After I write a few lines of code, I press Ctrl+S. It's a habit. This will ensure that my latest code is saved to disk in case something goes wrong. I think the Ctrl+S habit is something that every developer (or probably even every other professional that uses a computer editor) acquires in their career. After the code is ready to be tested by me, I press Shift+Ctrl+B, which tells Visual Studio to "build" the code into software that can be run. If there are any build errors (misspelled keywords, missing semicolons in C# code, etc.), I fix them and build again until it succeeds. I then press F5 to debug the code. Debugging is when you run the code in a special mode that allows you to put breakpoints in your source code. When the computer runs your code to that breakpoint, it will stop execution there and let you examine the state of the application at that point. This lets you see the value of variables and whether or not you're passing the correct data around to different functions. Some days I will spend most of my time writing code, others will be spent debugging code and fixing bugs as I find them. A bug is some line or lines of code in your system that causes it to work incorrectly. Finding and removing bugs is one of the most important skills you should develop if you are a developer (or want to become one). Debugging can be stressful because some bugs are deep in the system. The most frustrating bugs are the ones where you spend hours debugging only to find you've used the wrong variable or left out a comma or semicolon somewhere.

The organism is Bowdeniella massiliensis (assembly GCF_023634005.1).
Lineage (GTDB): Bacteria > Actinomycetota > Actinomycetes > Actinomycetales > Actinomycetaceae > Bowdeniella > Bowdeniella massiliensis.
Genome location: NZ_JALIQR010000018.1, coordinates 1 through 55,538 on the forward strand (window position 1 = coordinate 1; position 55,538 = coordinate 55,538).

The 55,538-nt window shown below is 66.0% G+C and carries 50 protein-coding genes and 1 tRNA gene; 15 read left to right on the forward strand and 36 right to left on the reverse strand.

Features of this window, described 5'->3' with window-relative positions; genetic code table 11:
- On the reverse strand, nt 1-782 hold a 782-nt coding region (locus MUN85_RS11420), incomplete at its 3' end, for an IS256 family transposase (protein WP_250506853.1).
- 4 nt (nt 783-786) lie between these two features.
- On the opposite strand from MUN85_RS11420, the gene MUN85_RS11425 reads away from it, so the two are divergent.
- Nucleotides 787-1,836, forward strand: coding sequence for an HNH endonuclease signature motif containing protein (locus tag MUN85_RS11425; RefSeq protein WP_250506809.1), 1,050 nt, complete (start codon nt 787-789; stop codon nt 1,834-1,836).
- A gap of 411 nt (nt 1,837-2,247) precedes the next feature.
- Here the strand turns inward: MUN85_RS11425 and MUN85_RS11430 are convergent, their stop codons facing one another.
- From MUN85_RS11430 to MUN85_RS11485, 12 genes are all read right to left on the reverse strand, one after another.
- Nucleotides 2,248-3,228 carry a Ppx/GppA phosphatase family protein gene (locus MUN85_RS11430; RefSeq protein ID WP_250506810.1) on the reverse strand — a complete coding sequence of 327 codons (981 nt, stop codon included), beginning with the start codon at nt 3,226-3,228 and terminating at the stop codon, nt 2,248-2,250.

Here is an interesting story on the origin of the word "bug" to describe computer bugs.

Once the code has passed my local testing procedures, I commit the changes to our source control server, which kicks off an automated build on the build server. Once the build server has completed its build, it deploys it to the proper place for use by the other developers. For instance, if I'm working on code that is included in one of our shared libraries (NuGet package), it will be deployed to our private package repository. The next time a developer looks at the updated packages in their system, they will see the new version number and know that there's a new version they should use. We generally communicate enough to know when a new version is coming.

When lunch time comes, I go outside and get in the car with Laurie and we head to a nearby park where we sit and eat a picnic lunch while enjoying nature. Sometimes, we are visited by various cars filled with people partaking in very pungent marijuana and playing loud music. They don't usually stay more than thirty minutes. We've started calling the place "Pot Park" due to all the smokers who visit during their lunch break.

After lunch, I come back and work on my code some more. Throughout the day, I am approached by other developers who ask for my assistance solving a problem that they have with the system. This is the most rewarding part of my job as I like to help others solve problems. It feels good when we work together to squash a bug or clean up bad data in the system that is caused by faulty code. Sometimes, these questions lead to the discovery of a flaw in the underlying architecture, so I'll enter a bug in the issue tracker and start working to fix it in the core code.